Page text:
And that’s only 15 minutes in.  Did I mention this is really f*cking brutal?

In a lot of ways, this could have very easily been your run-of-the-mill war movie, and sometimes it falls back on those tropes: the soundtrack (once again, sorry), the hyper-masculine talk between the soldiers deployed to find James Ryan, but most of the time, it transcends the places where it might have gotten cliched and faltered.

The scene where the group arrives in Neuville comes to mind: the sequence involving the little French girl is heartbreaking.  A slight reprieve, and then a wall gets knocked over to reveal a group of German soldiers.  Part of the power here is in the way that the scenes follow one another, absolutely relentless.  Like Miller and Caparzo and Reiben and all of the others, we struggle to find coherence, to take ‘reasonable’ actions when the shouting and misunderstandings and danger are continuous.  Frankly, it’s immersive.

I will probably never be closer to being a soldier in World War II.  Unless something really weird happens, that’s probably true.

The question of the movie: Is it really worth it to save Ryan?  I mean, it’s a war after all.  People die.  And it sucks that all four of his brothers have died, but can you imagine being the one brother who makes it back?  The pressure of being the only son to return?  What that would do to your relationship to your mother?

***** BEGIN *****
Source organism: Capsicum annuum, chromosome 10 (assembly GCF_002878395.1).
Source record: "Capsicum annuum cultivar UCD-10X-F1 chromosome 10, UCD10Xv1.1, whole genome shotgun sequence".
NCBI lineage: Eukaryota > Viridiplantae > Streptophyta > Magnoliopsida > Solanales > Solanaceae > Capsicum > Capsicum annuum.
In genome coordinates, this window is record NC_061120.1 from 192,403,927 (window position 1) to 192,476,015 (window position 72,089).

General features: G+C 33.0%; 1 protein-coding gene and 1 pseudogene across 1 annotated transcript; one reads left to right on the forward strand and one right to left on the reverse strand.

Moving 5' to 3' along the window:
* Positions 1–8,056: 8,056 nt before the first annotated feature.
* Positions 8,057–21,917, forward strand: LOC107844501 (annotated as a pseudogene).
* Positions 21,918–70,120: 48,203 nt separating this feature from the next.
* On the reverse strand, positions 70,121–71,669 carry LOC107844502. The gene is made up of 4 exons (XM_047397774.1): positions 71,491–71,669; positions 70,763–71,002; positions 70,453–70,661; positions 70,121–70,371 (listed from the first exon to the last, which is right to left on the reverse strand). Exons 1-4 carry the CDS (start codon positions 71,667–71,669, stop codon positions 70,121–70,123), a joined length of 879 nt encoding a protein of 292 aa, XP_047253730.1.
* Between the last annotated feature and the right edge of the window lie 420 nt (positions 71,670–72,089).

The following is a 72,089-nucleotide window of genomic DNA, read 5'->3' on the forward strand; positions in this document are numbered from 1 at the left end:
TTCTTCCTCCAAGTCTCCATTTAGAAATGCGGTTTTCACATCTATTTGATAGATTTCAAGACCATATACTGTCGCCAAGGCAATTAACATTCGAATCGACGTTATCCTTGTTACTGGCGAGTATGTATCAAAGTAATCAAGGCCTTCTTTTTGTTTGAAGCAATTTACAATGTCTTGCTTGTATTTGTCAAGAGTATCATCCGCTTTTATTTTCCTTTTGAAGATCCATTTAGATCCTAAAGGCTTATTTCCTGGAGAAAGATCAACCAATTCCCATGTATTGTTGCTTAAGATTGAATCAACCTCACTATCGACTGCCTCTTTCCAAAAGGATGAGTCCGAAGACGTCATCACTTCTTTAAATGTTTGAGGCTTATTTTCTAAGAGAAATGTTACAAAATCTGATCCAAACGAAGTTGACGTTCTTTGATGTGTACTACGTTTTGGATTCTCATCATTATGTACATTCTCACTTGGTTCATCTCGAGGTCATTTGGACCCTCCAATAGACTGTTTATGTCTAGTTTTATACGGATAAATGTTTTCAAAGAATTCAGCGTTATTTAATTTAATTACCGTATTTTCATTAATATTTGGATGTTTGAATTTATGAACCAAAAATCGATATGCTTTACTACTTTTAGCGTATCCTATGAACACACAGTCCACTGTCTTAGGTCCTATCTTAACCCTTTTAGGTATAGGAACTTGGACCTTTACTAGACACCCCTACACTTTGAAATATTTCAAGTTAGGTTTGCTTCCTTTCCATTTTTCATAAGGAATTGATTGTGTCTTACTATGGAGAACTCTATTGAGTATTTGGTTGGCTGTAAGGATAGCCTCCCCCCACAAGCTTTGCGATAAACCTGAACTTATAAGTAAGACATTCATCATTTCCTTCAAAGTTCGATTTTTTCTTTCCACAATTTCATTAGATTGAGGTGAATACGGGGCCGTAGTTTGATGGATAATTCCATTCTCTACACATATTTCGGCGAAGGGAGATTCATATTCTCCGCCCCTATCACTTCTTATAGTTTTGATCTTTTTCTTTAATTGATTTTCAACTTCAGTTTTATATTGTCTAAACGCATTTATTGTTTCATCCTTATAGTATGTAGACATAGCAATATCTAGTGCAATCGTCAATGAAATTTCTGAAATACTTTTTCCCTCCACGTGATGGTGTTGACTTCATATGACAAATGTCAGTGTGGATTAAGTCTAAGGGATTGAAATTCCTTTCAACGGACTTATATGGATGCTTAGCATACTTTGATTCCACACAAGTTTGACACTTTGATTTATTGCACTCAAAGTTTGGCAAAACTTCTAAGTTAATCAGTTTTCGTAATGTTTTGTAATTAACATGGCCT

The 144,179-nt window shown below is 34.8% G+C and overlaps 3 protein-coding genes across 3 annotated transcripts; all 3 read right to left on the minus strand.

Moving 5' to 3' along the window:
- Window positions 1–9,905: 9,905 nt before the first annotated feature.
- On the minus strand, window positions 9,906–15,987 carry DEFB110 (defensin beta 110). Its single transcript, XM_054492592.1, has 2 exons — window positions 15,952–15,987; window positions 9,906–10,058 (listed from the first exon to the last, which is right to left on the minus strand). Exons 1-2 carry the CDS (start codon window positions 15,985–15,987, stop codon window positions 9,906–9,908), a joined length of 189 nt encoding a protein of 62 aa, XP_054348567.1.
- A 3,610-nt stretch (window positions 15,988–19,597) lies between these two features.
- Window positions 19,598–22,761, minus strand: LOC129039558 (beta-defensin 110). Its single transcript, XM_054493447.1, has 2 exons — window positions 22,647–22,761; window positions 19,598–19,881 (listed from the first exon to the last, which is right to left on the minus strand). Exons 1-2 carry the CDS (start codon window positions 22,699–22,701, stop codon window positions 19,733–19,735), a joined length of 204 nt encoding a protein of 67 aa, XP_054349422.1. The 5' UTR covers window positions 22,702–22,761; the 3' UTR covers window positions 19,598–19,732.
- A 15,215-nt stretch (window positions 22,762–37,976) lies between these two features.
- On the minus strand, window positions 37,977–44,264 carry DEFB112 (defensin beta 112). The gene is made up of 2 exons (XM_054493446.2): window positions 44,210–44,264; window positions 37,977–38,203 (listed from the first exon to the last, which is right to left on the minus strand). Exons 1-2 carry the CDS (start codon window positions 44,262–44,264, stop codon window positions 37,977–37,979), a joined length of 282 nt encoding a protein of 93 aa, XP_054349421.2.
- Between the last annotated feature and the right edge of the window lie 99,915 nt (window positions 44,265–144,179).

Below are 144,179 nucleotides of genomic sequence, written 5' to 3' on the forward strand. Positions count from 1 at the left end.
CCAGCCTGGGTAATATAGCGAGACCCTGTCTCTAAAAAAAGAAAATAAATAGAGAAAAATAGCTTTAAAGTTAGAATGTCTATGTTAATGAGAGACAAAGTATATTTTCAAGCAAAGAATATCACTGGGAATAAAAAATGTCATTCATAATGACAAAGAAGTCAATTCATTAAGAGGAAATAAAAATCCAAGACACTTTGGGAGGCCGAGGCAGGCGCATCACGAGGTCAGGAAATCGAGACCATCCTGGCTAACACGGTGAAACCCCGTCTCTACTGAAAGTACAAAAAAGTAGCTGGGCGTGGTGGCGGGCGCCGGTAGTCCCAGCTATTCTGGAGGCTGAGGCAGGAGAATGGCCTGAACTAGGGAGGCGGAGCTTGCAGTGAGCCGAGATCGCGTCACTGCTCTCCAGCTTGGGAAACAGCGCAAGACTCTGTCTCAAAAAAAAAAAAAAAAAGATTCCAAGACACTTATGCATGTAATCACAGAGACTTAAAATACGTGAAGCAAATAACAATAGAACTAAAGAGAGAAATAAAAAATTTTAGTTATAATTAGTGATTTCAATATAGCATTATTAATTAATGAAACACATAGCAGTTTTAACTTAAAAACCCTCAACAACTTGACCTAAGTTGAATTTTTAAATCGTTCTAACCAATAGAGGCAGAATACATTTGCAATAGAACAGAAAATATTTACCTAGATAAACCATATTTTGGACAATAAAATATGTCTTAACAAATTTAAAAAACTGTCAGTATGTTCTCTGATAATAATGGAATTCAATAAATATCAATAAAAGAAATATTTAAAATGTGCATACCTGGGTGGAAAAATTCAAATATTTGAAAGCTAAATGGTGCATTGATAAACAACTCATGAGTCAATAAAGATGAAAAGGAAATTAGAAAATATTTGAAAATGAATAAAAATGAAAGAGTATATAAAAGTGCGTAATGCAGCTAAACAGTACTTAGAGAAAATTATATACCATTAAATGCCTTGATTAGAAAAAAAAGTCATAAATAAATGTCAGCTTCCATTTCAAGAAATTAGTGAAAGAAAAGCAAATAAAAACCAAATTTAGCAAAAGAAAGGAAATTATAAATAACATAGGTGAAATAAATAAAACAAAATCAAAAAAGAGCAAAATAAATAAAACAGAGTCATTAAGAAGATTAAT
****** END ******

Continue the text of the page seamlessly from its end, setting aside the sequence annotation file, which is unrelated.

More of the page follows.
Is it worth it when they lose Caprazo and Wade?

And then, how do you reconcile yourself to getting out of the war early just because somebody in the war department noticed your name?  Matt Damon plays Ryan beautifully, given that he only shows up in the last quarter of the movie.  He gives us the heroic refusal to leave his ‘only remaining brothers’, his small squadron with its suicide mission.  You don’t hate him for being the guy who gets to go home.

But when the Germans show up and try to take the bridge the Americans are protecting, it seems that everything is validated.  In the brutality and the chaos of this final battle scene 90% of the characters don’t make it out.  It changes the dynamic of the mission, so that Ryan’s survival no longer seems so contrived – everyone is just trying to survive.